Politicians chase likely voters. They never try to inspire to change someone’s mind and make them go to a voting booth for the first time. We’re in a flux with the country going Conservative-Labour-Conservative-Labour. The only variation is the stint time. We had a Coalition, but the Liberal Democrats reversed on their core policy and the Conservatives led the show from start to finish. If we’re supposed to be a democracy then we can do better than just listening to the two best funded parties. We want to hear from those who don’t have money behind them, who got out of school with no qualifications or those who are facing being deported.

People have been left behind, the very people politicians are supposed to serve. They’ve ran from identity politics, scared of standing up for marginalised people. Labour, Conservatives and Lib Dems brought us this mess by pandering to “legitimate concerns” around immigration for years. Corbyn initially cited Trump’s victory as a declaration against the establishment. Shock horror to absolutely no marginalised person ever – it wasn’t. It was about racism.

Even the very best of socialism has failed us. The left wing agenda of Corbyn and Sanders believes that an economic revolution will save everyone, but it’s clear their main focus are white straight cis men. It fails to acknowledge the distinct and pernicious nature of bigotry. Racism, homophobia, biphobia, transphobia, ableism, misogyny, Islamophobia and anti-Semitism will all exist no matter how rich we become. If economic opportunity automatically defeated these things then Trump would be the leader of the Puppy Party.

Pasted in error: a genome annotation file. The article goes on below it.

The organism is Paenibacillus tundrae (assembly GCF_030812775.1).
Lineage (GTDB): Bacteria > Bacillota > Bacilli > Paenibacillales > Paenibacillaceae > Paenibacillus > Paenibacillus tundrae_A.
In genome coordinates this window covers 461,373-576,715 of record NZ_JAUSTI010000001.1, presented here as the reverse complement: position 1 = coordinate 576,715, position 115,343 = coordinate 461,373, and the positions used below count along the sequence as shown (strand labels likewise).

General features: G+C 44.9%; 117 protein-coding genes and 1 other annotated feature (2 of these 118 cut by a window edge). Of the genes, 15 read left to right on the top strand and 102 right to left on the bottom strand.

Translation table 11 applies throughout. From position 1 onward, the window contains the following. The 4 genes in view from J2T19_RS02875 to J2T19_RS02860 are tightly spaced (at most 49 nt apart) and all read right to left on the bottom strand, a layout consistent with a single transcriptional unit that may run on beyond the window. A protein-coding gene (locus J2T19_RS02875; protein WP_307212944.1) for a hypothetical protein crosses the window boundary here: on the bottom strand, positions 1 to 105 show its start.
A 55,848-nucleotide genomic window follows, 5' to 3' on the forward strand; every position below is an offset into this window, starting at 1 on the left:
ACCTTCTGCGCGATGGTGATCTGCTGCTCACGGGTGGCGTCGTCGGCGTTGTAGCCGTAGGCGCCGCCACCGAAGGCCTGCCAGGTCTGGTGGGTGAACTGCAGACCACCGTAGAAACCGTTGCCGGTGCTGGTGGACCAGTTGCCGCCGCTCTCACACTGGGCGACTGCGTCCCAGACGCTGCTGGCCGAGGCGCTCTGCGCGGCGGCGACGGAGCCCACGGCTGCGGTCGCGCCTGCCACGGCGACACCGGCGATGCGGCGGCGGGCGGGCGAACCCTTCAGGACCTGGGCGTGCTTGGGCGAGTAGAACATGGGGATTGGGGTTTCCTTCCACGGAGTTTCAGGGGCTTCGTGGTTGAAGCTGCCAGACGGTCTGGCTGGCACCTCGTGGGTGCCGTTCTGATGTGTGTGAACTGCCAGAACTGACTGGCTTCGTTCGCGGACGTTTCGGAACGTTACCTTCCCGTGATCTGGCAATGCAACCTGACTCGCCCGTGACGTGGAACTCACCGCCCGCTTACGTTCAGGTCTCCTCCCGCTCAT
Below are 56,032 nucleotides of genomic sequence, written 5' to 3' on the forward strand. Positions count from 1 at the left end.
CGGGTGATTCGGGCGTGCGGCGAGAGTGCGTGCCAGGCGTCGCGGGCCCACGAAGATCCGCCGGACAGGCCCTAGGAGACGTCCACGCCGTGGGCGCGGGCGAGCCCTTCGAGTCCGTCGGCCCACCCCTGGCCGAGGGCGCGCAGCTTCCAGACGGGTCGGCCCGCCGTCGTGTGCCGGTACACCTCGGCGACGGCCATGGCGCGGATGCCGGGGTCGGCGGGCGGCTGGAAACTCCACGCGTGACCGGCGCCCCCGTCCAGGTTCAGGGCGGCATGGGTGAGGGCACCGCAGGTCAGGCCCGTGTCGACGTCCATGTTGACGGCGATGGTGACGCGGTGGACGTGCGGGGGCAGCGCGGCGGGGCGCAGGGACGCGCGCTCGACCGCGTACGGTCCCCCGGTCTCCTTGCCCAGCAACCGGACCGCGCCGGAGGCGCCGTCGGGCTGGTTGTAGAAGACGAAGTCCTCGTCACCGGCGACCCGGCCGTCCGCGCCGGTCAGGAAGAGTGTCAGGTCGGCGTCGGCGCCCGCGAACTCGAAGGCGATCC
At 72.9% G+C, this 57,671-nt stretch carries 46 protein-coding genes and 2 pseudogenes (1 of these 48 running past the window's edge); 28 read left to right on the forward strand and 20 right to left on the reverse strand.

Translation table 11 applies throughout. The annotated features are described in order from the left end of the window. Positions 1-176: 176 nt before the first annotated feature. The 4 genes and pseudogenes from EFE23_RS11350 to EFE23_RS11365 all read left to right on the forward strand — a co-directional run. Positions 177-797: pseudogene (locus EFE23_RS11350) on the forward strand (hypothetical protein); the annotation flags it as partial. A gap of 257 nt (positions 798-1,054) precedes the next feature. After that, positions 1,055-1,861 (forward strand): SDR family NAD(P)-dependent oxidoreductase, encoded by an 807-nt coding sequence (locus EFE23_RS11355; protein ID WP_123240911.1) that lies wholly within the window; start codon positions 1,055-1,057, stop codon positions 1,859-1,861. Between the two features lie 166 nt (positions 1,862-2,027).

The endless swings in ideology do not have to be our only political story. We need a new movement that stops the ego plays and puts people before parliamentary procedure. Intersectionality can deliver that. A movement of social justice can provide a sustainable future.

“A movement of social justice can provide a sustainable future”

We need policies that are green but also fair. In every corner of the United Kingdom there are young people who can deliver real change. Mhairi Black showed what a young person can achieve in Parliament given half the chance and more deserve the same. A young Muslim from Derry, a non-binary person from Glasgow, a young single mother from Sunderland could be the ones to tell politicians just what life is like. There are questions whether young people can run for political office with so little life experience. Someone who has cared for their mother with MS since age 11 has life experience. Someone with 20 grand of debt just for aspiring to obtain a degree has financial understanding. Someone who was kicked out of their family home for being transgender has real world experience. Those who don’t understand Britain’s complex society are those who were born into wealth, ushered through Eton and then delivered at the doors of Westminster.